In This Article Expand or collapse the "in this article" section Saint-Denis

  • Introduction
  • General Overviews
  • Reference Works
  • Exhibition Catalogues
  • Foundation and Merovingians (3rd Century–751)
  • Carolingians and Early Capetians (751–1121)
  • Time of Abbot Suger (1122–1151)
  • Later Capetians (1151–1328) and After
  • Royal Ideology and Historiography

Medieval Studies Saint-Denis
Robert F. Berkhofer
  • LAST REVIEWED: 15 December 2010
  • LAST MODIFIED: 15 December 2010
  • DOI: 10.1093/obo/9780195396584-0100


The monastery of Saint-Denis, just north of Paris along the Seine River, was dedicated to Denis (Dionysius), the 3rd-century Apostle of Gaul and the first bishop of Paris. The significance of Saint-Denis derives not merely from its foundational importance to the French church, but from the very close relationship with the kings of France throughout the Middle Ages. The vast majority of the medieval kings came to be buried at the abbey church, a tradition traced back to the Merovingians. Although the monastery was associated with the rise of the Carolingian dynasty, it was eclipsed under the early Capetians. However, even stronger links to the kings were forged in the dynamic Time of Abbot Suger (r. 1122–1151), which guaranteed its enduring importance under the Later Capetians (1151–1328) and after, with a disproportionate influence over Capetian royal ideology and historiography. The rebuilding of the abbey church in the early 12th century, under the supervision of Abbot Suger, made the monastery an important (some scholars would say the leading) European center for the early Gothic style. In consequence, the art and architecture of the abbey church has been intensively studied by art historians and archeologists. Close links with the Crown meant that the church itself became a focus of antiroyal sentiment during the French Revolution. The consequent damage of the church and the nationalization of its records and property, as well as some misguided attempts at preservation and restoration in the 19th and 20th century, have sometimes impaired modern scholarship. Because of its importance to the French kingdom, Saint-Denis has been the subject of numerous exhibition catalogues.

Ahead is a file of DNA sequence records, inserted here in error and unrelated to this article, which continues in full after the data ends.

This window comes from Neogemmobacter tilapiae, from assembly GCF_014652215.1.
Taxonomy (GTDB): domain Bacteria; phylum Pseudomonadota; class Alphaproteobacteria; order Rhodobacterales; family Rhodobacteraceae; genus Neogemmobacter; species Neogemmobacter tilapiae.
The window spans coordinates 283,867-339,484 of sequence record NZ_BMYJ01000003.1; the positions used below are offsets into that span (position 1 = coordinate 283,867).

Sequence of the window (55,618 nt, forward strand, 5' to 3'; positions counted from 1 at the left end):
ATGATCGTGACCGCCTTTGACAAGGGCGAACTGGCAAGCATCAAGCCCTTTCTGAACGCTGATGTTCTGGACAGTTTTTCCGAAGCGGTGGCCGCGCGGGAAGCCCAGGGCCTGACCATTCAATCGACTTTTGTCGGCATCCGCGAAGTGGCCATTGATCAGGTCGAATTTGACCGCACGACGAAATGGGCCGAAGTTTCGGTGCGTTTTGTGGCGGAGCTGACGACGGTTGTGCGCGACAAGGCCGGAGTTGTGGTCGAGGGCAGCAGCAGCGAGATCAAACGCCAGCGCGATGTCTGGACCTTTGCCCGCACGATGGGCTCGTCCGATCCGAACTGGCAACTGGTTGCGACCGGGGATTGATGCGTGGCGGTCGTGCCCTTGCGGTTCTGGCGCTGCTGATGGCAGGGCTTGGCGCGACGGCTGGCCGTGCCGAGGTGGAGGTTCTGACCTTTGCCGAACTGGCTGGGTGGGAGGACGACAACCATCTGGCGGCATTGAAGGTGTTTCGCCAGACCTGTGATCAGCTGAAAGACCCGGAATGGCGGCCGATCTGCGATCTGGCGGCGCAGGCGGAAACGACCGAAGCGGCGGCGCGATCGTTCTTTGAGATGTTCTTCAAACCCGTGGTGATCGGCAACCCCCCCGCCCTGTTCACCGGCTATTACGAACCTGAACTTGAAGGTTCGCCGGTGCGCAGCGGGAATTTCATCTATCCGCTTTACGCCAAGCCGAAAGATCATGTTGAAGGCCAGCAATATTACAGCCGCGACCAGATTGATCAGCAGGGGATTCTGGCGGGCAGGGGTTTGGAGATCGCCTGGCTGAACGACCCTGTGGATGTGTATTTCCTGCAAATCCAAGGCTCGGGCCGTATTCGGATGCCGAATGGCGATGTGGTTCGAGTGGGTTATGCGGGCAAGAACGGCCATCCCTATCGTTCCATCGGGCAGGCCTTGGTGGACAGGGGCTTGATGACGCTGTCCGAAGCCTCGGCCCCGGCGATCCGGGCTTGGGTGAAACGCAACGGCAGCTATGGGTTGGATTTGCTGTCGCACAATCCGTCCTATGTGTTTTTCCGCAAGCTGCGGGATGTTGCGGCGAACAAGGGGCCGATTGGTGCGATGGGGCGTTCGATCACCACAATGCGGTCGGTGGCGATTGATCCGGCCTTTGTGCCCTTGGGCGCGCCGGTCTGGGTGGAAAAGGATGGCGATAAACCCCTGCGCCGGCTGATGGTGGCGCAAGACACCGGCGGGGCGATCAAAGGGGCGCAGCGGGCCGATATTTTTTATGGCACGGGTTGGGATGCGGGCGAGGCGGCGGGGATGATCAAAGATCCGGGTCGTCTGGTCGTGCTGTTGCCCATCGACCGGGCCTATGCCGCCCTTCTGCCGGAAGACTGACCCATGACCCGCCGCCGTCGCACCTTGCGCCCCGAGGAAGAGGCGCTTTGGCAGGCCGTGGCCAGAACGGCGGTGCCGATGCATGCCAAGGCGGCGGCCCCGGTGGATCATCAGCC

General Overviews

Those seeking a basic summary should use the short encyclopedic entries Bur 1977–1999, Clark 1995, and Beaune 2000. Bourderon 1998 provides a traditional narrative history. An illustrated history, with emphasis on art and architecture, can be found in the convenient Romero 1992. Archeological digs (ongoing since the end of World War II), have provided a new context for scholarship about the monastery, as well as the town and the development of the Parisian region; for an intriguing point of entry, see Saint-Denis: A Town in the Middle Ages, under the direction of Wyss and Rodrigues.

  • Bourderon, Roger, ed. Histoire de Saint-Denis. Rev. ed. Pays et Villes de France. Toulouse, France: Privat, 1998.

    Originally published in 1977; general history of the town and monastery of Saint-Denis, divided chronologically with each section written by a specialist.

  • Beaune, Colette. “Saint-Denis.” In Encyclopedia of the Middle Ages. Vol. 1. Translated by Adrian Walford. Edited by André Vauchez, Barrie Dobson, and Michael Lapidge, 1277–1279. Chicago: Fitzroy Dearborn, 2000.

    Short descriptive chronology of major events; English translation with revisions of French and Italian editions from 1997.

  • Bur, Michel. “Saint-Denis.” In Lexicon des Mittelalters. Vol. 7. Edited by Robert Auty, et al., 1145–1148. Munich, Germany: Artemis-Verlag, 1977–1999.

    Brief chronology of major events; in German. Brepolis Encyclopaedic Works is available online.

  • Clark, William W. “Saint-Denis.” In Medieval France: An Encyclopedia. Edited by William W. Kibler and Grover A. Zinn, 836–838. New York: Garland, 1995.

    Brief history of the monastery, particularly good on the development of art and architecture; useful short bibliography.

  • Romero, Anne-Marie. Saint-Denis: Emerging Powers. Translated by Azizeh Azodi. Paris: Centre National de la Recherche Scientifique (CNRS), 1992.

    Official historical guidebook to Saint-Denis, particularly useful for its parallel discussion of myth and historical/archeological facts; color illustrations and brief bibliography. More recent French version published in 1997.

  • Wyss, Michaël, and Nicole Meyer Rodrigues, eds. Saint-Denis: A Town in the Middle Ages.

    Official website of the town, maintained by Unité d’Archéologie de la Ville de Saint-Denis’s educational programs outreach. Extensive pictures of church, archaeological excavations, and town, which are intended as virtual tours for students. Link is to the English version, but the French version is updated more frequently.

back to top

Users without a subscription are not able to see the full content on this page. Please subscribe or login.

How to Subscribe

Oxford Bibliographies Online is available by subscription and perpetual access to institutions. For more information or to contact an Oxford Sales Representative click here.